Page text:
Iridescent and beautiful, ocean pearl shells have been collected and traded for millennia. From the 18th century in Europe and Britain, wonderful buttons were made from pearl shell. As harvesting increased in scale sufficiently for prices to allow, plainer shirt and dress buttons, from both ocean and freshwater shells, were made by the million. Australian housewives in 1928 could buy cards holding a gross (144) of pearl shirt buttons from Woolworths for 7½ pennies, such was their everyday use. They probably never imagined that there would come a time when they didn’t have to replace pearl buttons that had broken in the wash.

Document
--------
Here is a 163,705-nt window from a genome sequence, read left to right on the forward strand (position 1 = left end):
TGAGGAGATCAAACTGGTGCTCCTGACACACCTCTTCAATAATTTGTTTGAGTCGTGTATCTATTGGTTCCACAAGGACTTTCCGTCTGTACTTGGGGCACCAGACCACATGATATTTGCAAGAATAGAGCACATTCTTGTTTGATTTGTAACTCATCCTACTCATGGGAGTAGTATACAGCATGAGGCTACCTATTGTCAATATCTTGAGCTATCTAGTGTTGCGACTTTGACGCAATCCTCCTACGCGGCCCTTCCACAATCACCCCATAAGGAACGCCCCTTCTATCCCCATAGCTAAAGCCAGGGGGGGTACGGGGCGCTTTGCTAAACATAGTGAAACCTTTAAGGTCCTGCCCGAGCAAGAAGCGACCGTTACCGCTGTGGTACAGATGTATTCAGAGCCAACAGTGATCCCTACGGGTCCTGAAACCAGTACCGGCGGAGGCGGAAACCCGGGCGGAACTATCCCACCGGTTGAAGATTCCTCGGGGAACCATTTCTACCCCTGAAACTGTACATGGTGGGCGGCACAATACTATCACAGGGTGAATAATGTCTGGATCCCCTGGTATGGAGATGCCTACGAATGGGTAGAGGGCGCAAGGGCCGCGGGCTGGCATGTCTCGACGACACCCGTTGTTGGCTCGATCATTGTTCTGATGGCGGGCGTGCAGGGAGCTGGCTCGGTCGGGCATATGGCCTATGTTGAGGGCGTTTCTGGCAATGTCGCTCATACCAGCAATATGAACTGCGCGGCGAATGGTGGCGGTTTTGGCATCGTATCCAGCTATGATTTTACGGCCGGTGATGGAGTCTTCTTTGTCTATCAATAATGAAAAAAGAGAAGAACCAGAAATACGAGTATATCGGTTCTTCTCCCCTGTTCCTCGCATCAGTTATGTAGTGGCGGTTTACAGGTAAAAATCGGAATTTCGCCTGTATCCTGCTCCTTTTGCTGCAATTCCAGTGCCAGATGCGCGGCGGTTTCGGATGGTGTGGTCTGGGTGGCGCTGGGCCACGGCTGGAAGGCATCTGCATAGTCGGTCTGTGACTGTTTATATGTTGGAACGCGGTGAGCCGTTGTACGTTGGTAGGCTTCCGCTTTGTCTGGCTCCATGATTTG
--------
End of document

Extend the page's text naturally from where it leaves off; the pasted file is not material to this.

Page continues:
By the 1950s the pearl shell industry was in decline; in fact it had never really recovered after WW2. Imitation pearl buttons introduced in the 1950s, such as G. Herring’s ‘Tecpearl’, were much more robust but still with a nice iridescent quality. The role of pearl shell would return to a “high fashion accessory”, as it had been in earlier times!
A newspaper report in 1965 explained that increasing demand for live shell to supply “pearl culture stations” was stablising the industry that had been in decline in “recent years”. In this way, pearling towns such as Broome were able to re-invent themselves.